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The Masters: Tiger's Money Game

By Rick Horrow and Karla Swatek

April 4, 2012

Over the last decade and a half, for serious golf enthusiasts and casual fans of the game alike, nothing

gets the blood pumping more the roar of a Tiger. Since his first Major victory in 1997, at the Masters, the cadence of Tiger Woods’ near-perfect swing has become the heartbeat of the entire golf industry, bringing thousands of novice golfers to the sport, turning his fellow PGA Tour pros into wealthy men through the generous prize money his participation cemented over time (purses were $280 million in 2011, about $200 million more than when Woods joined the Tour), and escalating rights fees for televised golf events rivaled only – percentage increase-wise at least – by NFL games or the NCAA men’s basketball tournament.

With the first official Masters tournament round set to begin on Thursday, April 5, the focus will be on Woods and whether he can win his first Major in close to four years – or whether rivals nipping at his heels such as Rory McIlroy (returning to the scene of his Sunday back nine meltdown last year), the suddenly hot Hunter Mahan (who won in Houston on Sunday), defending champion Charl Schwartzel, or another can best him. The economic back story of Wood’s resurgence is much clearer – he has already generated significant last minute demand in Masters secondary market badges and hospitality, and if he remains in contention over the weekend, we’ll see Easter Sunday Masters TV ratings unlike any other.


Channeling Television

According to Nielsen, the 1997 Masters, Woods’ first victory in Augusta, had the highest TV rating (14.1) of any final round of a golf tournament, up there with Jack Nicklaus’ final win in 1986. “Being with [son] Jackie, coming off the 18th green, winning…really when I was too old to win the Masters…and you know, it was a great thrill just having him with me. That was by far the most important thing to me,” Nicklaus shares in a Bloomberg TV “Sportfolio” interview this week.

Woods’ 2001 Masters win was the second highest rated golf tournament round of all time (13.0). Based on those numbers, and what we saw at the Arnold Palmer Invitational final round last week (4.8, Bay Hill’s best Sunday finish in three years), this year’s 76th iteration of the Masters could blow earlier ratings out of Rae’s Creek.

While Masters’ TV ratings numbers are not of the same significance to broadcast partners ESPN and CBS as is virtually the rest of their programming, since Augusta National controls the advertisers allowed to show commercials during the tournament and the rates they pay for the privilege, they are of high importance to such stakeholders as PGA Tour Commissioner Tim Finchem, who last year renegotiated the lengthiest TV rights deals in the Tour’s history, nine year deals with NBC and CBS (financial terms of the agreements were not disclosed).

“In the past, we’ve had to do things looking ahead four years, five years, or at the most six years, because everything was tied to the TV contracts and our current sponsor agreements,” Finchem told the Wall Street Journal in January. “Now, with most of the big stuff set, we have a much longer runway to think about the next environment.”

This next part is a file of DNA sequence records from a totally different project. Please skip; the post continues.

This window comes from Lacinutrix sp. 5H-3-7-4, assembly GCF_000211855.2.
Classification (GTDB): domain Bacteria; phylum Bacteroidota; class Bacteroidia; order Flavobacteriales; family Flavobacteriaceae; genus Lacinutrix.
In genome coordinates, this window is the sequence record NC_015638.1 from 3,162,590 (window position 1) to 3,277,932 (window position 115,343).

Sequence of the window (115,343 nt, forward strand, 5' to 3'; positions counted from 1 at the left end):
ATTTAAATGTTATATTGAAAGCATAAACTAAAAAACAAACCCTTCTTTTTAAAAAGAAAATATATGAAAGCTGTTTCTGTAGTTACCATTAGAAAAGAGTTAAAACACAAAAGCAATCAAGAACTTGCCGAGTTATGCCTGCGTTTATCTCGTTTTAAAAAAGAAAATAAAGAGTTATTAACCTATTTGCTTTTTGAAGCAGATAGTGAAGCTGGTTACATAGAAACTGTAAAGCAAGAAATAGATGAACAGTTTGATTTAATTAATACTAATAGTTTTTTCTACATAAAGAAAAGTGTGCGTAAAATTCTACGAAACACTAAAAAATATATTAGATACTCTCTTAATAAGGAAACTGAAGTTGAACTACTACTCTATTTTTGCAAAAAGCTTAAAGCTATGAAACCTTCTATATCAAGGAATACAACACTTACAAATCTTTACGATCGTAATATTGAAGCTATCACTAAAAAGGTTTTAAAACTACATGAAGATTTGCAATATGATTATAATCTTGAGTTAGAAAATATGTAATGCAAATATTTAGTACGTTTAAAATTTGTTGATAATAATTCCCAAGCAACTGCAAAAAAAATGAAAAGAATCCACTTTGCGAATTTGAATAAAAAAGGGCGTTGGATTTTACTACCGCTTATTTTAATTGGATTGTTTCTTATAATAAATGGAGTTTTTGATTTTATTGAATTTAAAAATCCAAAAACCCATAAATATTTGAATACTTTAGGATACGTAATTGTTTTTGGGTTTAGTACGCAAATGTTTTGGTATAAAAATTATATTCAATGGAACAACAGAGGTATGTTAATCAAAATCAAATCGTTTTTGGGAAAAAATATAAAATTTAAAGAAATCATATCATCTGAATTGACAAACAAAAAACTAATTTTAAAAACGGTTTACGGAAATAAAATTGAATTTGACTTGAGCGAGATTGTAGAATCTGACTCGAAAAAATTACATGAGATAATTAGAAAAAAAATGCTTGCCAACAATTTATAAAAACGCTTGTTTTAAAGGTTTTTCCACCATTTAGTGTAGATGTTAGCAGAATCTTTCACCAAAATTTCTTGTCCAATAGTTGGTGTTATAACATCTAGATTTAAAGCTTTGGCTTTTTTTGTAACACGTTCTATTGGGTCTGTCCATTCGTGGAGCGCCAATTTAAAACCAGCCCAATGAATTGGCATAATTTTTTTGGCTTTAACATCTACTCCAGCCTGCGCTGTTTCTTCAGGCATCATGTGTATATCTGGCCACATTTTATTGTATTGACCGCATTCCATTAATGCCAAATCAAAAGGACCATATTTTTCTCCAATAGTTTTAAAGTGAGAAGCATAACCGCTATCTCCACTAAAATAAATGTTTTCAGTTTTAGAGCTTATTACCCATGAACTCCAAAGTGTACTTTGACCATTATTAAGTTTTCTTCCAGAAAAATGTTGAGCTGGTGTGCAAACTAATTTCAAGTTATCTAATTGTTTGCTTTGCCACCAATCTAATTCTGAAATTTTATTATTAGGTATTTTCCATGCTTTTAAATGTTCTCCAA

CBS Sports Chairman Sean McManus, however, hinted to Daily Variety that Woods’ long drought lowered the amount that network was willing to pay for golf coverage. "In the most recent PGA tour deal we did,” McManus said, “we did not assume that Tiger was going to be as dominant as he has been in the past. We did a very conservative projection on ratings. If Tiger finds his groove and plays a number of PGA tour events, that’s all upside for us.”

Augusta: Extra Hospitable this Year

Emanating from Augusta, the Tiger roar takes on the sound of ringing cash registers. Traffic to online ticket reseller StubHub picked up considerably following Woods’ Bay Hill win. While prices for secondary market Masters badges didn’t increase – as of Monday, a Thursday badge was going for $772, a Thursday-Sunday badge package for $2,925 – rather, the inventory of available tickets dropped noticeably over the 48 hours following Woods’ victory.

Also seeing an uptick in the area is corporate hospitality. Owned and operated by Intersport, the Double Eagle Club is the original corporate hospitality facility in Augusta for Masters Week, founded in 1992. According to Intersport President and CEO Charlie Besser, the Double Eagle Club’s business has grown 27 percent this year, due to two factors.
“First, the U.S. economy has improved and businesses are starting to invest again in their most important asset, their business relationships,” Besser says. “The Masters is the most effective investment in sports entertainment because it creates a coveted, high quality experience with clients, without interruptions.
“Second, the excitement leading up to the tournament itself has caused growth this year. Rory, Bubba [Watson], Phil [Mickelson], and Luke [Donald] got the kettle boiling, and then Tiger won and the kettle exploded!”

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Beyond the Scoreboard
Rick Horrow, America’s leading expert in sport business, and coauthor Karla Swatek give fans an inside look at the multibillion-dollar world of professional sport.
Beyond the Scoreboard eBook
Rick Horrow, America’s leading expert in sport business, and coauthor Karla Swatek give fans an inside look at the multibillion-dollar world of professional sport.
Beyond the Scoreboard: Chapter 1. The Mega-Master Super Series XLXL eBook chapter

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